Improved machine learning method for analysis of gas phase chemistry of peptides
1 Department of Computer Science and Engineering, University of Colorado at Denver, USA
2 Department of Electrical and Computer Engineering, University of Alberta, Edmonton, Canada
3 Department of Statistics, Indiana University, Bloomington, IN, USA
4 Department of Chemistry and Biochemistry, University of Colorado, Boulder, CO, USA
5 Howard Hughes Medical Institute, University of Colorado, Boulder, CO, USA
6 Department of Preventive Medicine and Biometrics, School of Medicine, University of Colorado, Denver, CO, USA
7 Department of Computer Science, Virginia Commonwealth University, Richmond, VA, USA
8 IITiS, Polish Academy of Sciences, Poland
BMC Bioinformatics 2008, 9:515 doi:10.1186/1471-2105-9-515Published: 3 December 2008
Accurate peptide identification is important to high-throughput proteomics analyses that use mass spectrometry. Search programs compare fragmentation spectra (MS/MS) of peptides from complex digests with theoretically derived spectra from a database of protein sequences. Improved discrimination is achieved with theoretical spectra that are based on simulating gas phase chemistry of the peptides, but the limited understanding of those processes affects the accuracy of predictions from theoretical spectra.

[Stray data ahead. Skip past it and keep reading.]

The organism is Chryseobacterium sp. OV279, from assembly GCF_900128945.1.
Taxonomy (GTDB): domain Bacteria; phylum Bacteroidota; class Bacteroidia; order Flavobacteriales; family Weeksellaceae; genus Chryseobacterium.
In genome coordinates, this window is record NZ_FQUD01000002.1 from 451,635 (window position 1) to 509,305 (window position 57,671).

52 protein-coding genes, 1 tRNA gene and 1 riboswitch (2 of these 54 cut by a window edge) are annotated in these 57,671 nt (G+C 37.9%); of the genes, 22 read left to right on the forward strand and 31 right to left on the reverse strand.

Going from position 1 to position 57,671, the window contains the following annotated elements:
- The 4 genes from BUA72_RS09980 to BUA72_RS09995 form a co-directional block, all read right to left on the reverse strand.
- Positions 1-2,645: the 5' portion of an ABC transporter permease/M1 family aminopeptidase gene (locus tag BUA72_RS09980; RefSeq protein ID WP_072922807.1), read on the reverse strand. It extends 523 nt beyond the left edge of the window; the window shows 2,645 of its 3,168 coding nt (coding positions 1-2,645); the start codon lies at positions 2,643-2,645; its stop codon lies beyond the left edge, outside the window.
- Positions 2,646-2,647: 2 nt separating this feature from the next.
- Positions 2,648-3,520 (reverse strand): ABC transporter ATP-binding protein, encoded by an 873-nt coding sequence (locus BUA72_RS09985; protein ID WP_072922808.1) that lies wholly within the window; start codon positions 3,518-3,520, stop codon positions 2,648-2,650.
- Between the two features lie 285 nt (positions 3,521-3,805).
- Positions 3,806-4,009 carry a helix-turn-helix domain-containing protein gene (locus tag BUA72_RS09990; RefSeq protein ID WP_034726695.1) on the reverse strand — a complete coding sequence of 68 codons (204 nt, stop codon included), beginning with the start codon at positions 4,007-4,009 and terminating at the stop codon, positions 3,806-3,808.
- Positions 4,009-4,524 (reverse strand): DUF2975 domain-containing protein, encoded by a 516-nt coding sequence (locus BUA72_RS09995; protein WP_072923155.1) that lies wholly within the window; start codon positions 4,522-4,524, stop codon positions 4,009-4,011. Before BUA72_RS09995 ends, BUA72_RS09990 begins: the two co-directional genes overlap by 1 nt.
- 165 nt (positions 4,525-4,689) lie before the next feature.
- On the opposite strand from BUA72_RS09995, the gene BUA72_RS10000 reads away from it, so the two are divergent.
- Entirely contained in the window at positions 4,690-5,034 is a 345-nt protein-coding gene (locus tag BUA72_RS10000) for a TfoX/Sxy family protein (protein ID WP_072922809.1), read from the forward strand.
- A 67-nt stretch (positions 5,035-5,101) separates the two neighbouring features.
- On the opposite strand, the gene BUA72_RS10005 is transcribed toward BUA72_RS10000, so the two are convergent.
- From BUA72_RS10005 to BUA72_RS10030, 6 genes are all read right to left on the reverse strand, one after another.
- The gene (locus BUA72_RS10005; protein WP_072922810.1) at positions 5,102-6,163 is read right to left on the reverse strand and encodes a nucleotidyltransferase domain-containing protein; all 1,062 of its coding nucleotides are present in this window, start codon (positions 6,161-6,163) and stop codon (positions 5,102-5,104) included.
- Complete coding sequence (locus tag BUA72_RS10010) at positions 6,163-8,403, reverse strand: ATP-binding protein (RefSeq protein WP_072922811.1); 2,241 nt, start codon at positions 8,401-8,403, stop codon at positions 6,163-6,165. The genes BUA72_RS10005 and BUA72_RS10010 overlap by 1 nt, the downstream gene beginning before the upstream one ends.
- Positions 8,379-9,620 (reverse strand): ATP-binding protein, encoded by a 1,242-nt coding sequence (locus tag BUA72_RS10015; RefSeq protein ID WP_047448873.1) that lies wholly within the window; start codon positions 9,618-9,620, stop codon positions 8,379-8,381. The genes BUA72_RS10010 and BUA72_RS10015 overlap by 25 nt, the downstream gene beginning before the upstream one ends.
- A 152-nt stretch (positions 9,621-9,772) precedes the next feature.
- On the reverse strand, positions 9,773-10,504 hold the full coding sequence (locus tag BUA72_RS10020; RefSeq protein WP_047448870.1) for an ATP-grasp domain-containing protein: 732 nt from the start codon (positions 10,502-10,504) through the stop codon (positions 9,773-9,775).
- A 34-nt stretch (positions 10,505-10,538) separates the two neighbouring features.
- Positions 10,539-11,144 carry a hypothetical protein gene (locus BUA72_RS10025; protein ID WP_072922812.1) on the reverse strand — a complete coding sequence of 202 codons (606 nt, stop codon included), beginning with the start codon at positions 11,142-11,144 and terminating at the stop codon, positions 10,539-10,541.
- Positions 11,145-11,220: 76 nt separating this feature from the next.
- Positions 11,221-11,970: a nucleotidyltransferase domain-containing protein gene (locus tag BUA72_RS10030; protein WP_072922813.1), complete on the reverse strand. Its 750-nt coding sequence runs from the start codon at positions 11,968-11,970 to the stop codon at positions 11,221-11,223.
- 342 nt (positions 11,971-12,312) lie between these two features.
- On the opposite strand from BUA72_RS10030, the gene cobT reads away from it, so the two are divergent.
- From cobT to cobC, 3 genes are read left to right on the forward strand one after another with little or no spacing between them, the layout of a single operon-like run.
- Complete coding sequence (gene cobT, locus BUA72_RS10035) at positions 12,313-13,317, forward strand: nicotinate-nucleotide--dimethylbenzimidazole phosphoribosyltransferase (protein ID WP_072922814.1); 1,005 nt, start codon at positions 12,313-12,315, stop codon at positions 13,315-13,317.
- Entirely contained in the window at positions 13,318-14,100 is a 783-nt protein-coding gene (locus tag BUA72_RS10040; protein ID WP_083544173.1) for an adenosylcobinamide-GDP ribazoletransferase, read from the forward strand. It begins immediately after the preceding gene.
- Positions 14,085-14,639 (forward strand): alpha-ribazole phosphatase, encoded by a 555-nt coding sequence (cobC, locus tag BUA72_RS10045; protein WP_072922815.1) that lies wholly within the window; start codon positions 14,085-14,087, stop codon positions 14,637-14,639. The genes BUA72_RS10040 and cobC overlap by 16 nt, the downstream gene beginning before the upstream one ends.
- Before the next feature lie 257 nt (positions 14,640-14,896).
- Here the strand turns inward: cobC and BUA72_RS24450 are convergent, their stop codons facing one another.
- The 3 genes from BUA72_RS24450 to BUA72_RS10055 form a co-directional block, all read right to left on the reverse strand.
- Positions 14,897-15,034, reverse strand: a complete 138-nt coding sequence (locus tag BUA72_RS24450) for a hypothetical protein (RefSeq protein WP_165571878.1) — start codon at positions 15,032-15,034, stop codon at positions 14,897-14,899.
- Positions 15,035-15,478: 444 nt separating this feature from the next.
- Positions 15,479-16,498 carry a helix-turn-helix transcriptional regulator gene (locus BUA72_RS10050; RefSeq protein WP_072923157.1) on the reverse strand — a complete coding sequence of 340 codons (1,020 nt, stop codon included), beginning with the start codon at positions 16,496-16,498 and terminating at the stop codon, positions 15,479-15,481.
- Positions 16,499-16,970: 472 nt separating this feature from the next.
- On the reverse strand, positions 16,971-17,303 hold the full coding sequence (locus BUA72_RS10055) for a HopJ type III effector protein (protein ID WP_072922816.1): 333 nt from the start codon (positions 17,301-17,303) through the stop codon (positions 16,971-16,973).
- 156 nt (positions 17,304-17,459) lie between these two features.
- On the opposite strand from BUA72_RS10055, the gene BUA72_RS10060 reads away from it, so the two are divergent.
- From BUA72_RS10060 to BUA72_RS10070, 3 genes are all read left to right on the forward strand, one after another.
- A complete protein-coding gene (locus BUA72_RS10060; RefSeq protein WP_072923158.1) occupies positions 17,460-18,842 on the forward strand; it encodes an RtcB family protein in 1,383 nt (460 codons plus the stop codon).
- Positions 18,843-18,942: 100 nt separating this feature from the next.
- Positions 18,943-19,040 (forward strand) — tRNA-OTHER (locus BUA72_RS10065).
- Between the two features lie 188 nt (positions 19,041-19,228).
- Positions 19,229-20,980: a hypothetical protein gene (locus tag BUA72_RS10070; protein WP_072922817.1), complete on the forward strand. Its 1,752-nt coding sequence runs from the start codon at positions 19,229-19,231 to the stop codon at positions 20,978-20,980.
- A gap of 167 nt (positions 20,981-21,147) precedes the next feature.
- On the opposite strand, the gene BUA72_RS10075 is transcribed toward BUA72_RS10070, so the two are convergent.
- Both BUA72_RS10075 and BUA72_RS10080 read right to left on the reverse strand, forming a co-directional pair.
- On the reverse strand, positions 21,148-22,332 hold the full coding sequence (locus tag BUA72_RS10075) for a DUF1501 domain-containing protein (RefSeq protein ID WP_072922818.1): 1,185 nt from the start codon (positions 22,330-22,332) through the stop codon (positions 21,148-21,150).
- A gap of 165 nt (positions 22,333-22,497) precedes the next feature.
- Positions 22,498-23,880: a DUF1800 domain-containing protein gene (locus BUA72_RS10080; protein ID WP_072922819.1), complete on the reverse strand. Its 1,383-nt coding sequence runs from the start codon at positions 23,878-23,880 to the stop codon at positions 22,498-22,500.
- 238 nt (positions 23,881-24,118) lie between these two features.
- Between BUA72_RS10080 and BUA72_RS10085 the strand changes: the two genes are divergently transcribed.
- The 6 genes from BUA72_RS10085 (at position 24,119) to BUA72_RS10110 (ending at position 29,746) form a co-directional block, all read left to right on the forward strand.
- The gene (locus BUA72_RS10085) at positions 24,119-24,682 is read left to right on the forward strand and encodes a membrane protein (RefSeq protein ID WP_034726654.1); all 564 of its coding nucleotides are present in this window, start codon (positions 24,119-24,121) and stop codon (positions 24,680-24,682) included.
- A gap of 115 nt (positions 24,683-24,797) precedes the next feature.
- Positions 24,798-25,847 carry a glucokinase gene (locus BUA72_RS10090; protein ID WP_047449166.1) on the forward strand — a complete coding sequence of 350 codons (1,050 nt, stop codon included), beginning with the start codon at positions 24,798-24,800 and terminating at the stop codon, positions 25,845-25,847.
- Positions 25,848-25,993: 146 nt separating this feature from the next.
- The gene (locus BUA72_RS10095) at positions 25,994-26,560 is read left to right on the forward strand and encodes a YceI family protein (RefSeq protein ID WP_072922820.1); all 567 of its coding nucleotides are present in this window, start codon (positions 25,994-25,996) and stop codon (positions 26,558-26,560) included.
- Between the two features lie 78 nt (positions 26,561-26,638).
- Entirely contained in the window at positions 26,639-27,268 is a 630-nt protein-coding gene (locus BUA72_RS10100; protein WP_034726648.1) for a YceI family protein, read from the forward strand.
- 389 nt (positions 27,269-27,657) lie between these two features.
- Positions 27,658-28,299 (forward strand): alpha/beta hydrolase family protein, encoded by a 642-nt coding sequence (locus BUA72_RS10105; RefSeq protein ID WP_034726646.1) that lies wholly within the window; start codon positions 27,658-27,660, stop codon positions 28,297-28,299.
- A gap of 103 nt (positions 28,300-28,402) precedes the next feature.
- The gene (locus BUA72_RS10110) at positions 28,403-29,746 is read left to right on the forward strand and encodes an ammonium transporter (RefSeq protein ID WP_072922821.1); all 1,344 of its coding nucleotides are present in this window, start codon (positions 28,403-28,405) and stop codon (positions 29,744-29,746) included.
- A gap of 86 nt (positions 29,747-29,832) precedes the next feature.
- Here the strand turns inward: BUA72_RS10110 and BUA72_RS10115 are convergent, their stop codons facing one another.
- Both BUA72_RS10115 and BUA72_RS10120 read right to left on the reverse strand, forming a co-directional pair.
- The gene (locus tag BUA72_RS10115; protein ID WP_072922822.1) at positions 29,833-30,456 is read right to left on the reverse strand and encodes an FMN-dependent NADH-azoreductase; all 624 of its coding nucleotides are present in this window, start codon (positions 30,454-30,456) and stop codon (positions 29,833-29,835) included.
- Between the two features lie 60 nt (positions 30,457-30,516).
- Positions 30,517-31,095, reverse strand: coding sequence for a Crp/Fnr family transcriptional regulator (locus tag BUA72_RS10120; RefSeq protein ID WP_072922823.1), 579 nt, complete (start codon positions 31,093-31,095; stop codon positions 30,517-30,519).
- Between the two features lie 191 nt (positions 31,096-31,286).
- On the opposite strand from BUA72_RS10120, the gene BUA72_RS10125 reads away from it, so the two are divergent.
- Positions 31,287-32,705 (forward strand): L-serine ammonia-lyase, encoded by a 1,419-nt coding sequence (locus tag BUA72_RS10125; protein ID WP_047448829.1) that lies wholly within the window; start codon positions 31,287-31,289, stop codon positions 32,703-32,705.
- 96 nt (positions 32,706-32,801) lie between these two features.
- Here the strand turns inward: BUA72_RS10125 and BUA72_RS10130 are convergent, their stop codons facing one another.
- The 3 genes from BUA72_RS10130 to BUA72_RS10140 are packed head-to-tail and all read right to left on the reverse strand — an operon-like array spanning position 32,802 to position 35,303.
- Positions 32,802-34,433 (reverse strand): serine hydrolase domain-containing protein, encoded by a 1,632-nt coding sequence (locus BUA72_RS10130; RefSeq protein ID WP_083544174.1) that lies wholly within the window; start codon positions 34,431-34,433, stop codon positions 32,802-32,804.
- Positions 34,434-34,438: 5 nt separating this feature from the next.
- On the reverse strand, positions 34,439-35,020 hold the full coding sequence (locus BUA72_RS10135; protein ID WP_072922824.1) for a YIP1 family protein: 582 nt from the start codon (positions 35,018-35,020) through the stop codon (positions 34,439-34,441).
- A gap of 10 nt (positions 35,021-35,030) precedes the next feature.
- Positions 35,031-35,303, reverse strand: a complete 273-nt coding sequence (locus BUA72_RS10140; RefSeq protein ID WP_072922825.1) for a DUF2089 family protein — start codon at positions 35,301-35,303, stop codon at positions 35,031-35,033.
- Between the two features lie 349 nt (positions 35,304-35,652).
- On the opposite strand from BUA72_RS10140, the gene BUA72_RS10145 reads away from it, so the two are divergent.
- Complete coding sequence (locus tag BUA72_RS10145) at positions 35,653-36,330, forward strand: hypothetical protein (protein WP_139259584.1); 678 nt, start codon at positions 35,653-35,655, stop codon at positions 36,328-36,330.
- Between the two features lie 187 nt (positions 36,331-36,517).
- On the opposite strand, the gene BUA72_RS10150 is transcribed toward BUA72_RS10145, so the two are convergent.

We employed a robust data mining strategy using new feature annotation functions of MAE software, which revealed under-prediction of the frequency of occurrence in fragmentation of the second peptide bond. We applied methods of exploratory data analysis to pre-process the information in the MS/MS spectra, including data normalization and attribute selection, to reduce the attributes to a smaller, less correlated set for machine learning studies. We then compared our rule building machine learning program, DataSqueezer, with commonly used association rules and decision tree algorithms. All used machine learning algorithms produced similar results that were consistent with expected properties for a second gas phase mechanism at the second peptide bond.
The results provide compelling evidence that we have identified underlying chemical properties in the data that suggest the existence of an additional gas phase mechanism for the second peptide bond. Thus, the methods described in this study provide a valuable approach for analyses of this kind in the future.